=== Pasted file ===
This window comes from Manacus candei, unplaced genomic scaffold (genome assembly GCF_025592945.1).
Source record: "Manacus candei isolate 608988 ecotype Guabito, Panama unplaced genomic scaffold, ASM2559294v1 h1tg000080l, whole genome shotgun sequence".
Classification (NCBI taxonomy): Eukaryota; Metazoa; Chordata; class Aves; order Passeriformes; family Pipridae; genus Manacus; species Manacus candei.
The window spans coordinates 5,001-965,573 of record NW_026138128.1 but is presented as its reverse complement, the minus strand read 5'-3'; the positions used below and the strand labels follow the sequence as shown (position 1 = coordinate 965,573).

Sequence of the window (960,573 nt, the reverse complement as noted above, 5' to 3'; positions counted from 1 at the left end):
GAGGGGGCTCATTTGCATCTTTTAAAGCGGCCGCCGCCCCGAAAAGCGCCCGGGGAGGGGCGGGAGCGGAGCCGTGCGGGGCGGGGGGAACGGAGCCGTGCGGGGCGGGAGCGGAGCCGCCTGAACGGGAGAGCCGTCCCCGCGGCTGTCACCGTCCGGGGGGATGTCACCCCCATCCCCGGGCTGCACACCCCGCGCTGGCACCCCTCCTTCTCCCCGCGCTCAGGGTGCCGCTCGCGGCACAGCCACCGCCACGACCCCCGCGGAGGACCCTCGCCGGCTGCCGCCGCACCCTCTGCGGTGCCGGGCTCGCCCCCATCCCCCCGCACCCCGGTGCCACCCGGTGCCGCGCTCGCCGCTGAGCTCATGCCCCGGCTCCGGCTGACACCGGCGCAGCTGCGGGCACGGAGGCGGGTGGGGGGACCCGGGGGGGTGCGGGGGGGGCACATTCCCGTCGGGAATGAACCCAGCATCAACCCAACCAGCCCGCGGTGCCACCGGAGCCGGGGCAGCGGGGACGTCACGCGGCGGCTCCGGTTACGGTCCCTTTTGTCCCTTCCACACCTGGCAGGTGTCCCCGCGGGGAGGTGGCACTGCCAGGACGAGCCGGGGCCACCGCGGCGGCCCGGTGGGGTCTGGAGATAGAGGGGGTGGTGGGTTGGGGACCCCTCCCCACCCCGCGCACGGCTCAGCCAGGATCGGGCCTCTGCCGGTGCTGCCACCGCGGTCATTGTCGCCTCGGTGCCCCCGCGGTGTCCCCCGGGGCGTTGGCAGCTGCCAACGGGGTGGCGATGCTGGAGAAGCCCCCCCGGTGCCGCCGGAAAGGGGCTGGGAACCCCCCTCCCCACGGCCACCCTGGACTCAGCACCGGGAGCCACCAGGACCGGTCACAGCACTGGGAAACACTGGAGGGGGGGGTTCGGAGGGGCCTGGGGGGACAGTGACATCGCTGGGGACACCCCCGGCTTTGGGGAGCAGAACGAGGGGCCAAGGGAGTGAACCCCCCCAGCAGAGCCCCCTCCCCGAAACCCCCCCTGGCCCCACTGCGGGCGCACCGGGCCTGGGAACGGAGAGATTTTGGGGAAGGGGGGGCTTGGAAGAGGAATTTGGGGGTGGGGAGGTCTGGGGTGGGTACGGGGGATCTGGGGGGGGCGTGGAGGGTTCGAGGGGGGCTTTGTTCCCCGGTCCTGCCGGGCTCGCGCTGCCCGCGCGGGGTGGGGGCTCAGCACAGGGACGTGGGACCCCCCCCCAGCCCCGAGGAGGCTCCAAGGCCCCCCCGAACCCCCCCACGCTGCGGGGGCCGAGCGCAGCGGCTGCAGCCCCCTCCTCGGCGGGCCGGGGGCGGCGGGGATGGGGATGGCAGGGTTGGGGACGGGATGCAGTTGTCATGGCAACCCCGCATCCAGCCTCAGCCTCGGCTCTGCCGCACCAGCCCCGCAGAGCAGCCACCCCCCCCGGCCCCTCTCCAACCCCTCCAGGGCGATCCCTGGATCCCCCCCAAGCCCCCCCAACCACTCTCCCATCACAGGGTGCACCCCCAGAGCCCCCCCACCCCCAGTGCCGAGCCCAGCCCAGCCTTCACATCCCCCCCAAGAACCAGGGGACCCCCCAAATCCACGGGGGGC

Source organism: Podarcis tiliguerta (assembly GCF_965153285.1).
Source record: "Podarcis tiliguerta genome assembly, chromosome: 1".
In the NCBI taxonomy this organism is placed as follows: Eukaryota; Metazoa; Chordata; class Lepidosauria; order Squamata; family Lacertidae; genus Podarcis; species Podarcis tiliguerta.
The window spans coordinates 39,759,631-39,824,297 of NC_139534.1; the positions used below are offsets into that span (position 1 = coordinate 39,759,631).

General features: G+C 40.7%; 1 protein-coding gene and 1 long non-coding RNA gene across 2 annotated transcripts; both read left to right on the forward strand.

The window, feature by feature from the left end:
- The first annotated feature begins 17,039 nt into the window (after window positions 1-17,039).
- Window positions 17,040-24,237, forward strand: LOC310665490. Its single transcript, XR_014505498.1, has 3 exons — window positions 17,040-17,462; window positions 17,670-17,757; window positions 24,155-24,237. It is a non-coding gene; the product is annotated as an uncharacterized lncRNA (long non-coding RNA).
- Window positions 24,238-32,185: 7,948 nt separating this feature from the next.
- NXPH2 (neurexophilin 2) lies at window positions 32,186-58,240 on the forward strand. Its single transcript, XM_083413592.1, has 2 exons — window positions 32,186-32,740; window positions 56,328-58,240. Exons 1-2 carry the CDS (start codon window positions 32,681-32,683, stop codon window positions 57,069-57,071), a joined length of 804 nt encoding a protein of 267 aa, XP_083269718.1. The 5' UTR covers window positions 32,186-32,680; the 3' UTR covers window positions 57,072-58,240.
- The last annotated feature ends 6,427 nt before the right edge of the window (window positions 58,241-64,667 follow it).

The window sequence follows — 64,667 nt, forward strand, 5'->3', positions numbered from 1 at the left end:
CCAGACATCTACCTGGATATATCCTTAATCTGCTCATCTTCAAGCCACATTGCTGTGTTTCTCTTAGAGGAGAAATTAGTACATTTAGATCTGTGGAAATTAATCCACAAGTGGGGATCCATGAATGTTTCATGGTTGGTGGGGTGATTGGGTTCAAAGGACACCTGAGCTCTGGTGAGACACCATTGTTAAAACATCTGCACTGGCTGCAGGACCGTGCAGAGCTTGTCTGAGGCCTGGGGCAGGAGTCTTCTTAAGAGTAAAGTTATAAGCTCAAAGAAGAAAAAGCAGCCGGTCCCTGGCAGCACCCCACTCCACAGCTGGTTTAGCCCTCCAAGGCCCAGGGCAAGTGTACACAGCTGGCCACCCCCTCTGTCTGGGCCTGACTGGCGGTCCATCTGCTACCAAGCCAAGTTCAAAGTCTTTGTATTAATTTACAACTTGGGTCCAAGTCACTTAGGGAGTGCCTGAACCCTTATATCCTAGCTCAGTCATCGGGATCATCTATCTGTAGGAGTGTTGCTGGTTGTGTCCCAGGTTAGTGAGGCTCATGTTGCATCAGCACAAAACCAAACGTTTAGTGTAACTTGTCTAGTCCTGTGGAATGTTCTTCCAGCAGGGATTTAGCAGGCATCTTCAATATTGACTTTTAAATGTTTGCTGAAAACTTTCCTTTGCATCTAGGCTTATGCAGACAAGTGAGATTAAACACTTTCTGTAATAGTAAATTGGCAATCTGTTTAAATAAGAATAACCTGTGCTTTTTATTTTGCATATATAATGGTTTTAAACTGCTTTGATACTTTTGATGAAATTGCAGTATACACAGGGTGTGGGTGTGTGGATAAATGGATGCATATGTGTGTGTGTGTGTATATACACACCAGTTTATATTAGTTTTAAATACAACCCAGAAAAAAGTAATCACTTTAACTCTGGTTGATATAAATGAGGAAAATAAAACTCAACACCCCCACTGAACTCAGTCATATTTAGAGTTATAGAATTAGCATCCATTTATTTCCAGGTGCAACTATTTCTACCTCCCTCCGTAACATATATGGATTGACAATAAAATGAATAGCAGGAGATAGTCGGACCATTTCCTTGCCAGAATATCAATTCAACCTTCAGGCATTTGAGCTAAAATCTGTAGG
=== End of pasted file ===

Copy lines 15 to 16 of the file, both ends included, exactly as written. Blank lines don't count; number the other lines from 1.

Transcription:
- Window positions 24,238-32,185: 7,948 nt separating this feature from the next.
- NXPH2 (neurexophilin 2) lies at window positions 32,186-58,240 on the forward strand. Its single transcript, XM_083413592.1, has 2 exons — window positions 32,186-32,740; window positions 56,328-58,240. Exons 1-2 carry the CDS (start codon window positions 32,681-32,683, stop codon window positions 57,069-57,071), a joined length of 804 nt encoding a protein of 267 aa, XP_083269718.1. The 5' UTR covers window positions 32,186-32,680; the 3' UTR covers window positions 57,072-58,240.